Honduran leader marks 1st year amid protests

President Porfirio Lobo completed his first year in office Thursday with greater international recognition, as well as persistent domestic protests by supporters of ousted former leader Manuel Zelaya, who called Lobo's performance "discouraging and negative."

Lobo said the world isolated Honduras following the June 2009 coup that ousted Zelaya. But he says the country's increasing recognition since then "makes me view the future with optimism."

More than 100 countries now recognize Honduras, but it still has not been readmitted to the Organization of American States. Lobo won 2009 elections that had already been scheduled at the time of the coup.

Zelaya's term ran out in January 2010, and since then he has lived in the Dominican Republic. He has said he wants to return, but first wants arrest warrants against him dropped.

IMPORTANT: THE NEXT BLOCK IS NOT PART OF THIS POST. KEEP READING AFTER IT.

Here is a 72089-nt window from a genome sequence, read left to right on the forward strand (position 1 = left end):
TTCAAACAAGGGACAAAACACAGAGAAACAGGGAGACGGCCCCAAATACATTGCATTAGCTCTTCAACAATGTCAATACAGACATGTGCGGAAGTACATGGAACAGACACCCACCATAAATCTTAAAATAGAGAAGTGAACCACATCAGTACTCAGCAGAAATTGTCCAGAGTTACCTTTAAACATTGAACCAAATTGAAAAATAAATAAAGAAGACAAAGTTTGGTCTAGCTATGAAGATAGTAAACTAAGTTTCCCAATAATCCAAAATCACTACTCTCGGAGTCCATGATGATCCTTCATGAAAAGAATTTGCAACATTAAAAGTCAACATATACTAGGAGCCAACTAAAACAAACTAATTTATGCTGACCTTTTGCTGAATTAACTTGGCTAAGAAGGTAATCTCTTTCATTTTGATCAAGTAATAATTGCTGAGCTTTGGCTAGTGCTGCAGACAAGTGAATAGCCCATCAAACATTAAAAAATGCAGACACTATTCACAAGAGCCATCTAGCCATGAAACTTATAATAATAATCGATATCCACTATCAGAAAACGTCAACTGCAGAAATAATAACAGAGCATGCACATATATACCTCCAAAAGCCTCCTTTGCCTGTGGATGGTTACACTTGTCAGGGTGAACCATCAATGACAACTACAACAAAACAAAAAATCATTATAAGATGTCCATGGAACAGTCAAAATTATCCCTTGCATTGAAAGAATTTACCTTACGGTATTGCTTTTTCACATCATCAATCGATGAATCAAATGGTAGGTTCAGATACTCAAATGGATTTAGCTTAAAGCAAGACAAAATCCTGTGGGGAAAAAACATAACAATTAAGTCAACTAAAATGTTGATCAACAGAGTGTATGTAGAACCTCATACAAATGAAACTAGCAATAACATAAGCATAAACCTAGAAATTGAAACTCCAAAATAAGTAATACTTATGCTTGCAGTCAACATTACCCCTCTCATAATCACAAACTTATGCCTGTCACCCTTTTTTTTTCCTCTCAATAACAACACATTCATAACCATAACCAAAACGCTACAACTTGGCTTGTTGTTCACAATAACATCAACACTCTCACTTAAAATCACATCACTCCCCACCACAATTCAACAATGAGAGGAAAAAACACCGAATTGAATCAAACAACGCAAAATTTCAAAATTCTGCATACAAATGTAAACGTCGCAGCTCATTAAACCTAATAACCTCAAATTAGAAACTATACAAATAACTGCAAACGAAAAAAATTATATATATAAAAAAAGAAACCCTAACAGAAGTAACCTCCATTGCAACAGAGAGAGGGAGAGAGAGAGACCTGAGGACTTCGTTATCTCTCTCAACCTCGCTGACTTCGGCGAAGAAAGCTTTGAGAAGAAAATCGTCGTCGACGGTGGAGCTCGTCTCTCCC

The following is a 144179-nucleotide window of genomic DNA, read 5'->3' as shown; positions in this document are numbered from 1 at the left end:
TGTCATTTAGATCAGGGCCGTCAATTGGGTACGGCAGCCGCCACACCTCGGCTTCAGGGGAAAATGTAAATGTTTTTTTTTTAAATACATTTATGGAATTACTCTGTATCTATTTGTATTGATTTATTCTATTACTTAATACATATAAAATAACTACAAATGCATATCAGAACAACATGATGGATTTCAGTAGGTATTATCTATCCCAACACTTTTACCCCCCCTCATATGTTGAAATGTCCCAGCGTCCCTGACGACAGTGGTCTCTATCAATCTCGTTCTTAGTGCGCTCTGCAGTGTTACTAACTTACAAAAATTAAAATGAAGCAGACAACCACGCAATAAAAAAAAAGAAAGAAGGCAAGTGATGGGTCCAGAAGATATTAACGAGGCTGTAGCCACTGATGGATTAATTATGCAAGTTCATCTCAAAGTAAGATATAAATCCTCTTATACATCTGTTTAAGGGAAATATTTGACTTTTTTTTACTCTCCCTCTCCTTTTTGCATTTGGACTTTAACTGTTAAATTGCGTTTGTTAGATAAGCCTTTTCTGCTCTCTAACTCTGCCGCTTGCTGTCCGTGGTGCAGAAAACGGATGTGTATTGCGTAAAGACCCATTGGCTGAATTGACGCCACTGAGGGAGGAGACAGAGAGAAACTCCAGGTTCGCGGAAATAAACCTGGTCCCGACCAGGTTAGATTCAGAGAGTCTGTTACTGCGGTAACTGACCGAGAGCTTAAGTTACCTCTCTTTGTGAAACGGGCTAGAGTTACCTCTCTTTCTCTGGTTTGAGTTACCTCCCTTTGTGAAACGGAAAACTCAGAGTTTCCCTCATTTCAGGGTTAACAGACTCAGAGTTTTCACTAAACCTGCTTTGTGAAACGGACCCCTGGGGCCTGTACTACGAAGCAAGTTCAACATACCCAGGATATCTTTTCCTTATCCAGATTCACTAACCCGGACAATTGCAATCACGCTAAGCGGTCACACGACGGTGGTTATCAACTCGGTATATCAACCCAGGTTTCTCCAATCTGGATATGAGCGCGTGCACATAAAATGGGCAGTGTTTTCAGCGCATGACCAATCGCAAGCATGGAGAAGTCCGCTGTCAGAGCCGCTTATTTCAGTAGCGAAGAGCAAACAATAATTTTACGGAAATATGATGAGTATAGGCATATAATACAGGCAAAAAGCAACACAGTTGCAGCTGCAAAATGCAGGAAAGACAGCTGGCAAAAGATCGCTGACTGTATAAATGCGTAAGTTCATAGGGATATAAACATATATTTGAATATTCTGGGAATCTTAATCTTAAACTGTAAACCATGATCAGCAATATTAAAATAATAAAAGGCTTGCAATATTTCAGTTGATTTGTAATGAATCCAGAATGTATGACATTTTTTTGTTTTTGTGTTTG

Zelaya faces charges of fraud, usurping powers and falsifying documents, which he calls politically motivated.

Lobo said Thursday "I don't want anybody in jail for political reasons."

In a statement from the Dominican Republic, Zelaya wrote that "through the course of these 12 months, the tendency has been for the government to worsen conditions in the country."

He accused Lobo's administration of showing "a complete absence of sensitivity to the indescribable suffering of the majority of the people."

Honduras has suffered a stubborn economic downturn and a wave of violent crime, with 6,200 murders in a country of 7.7 million inhabitants, a homicide rate of about 77 per 100,000, among the highest in the hemisphere.

Zelaya supporters marched through several major cities, including Tegucigalpa, the capital, on Thursday, to demand Zelaya be allowed to return.

The government has said he is welcome to do so, but must face charges.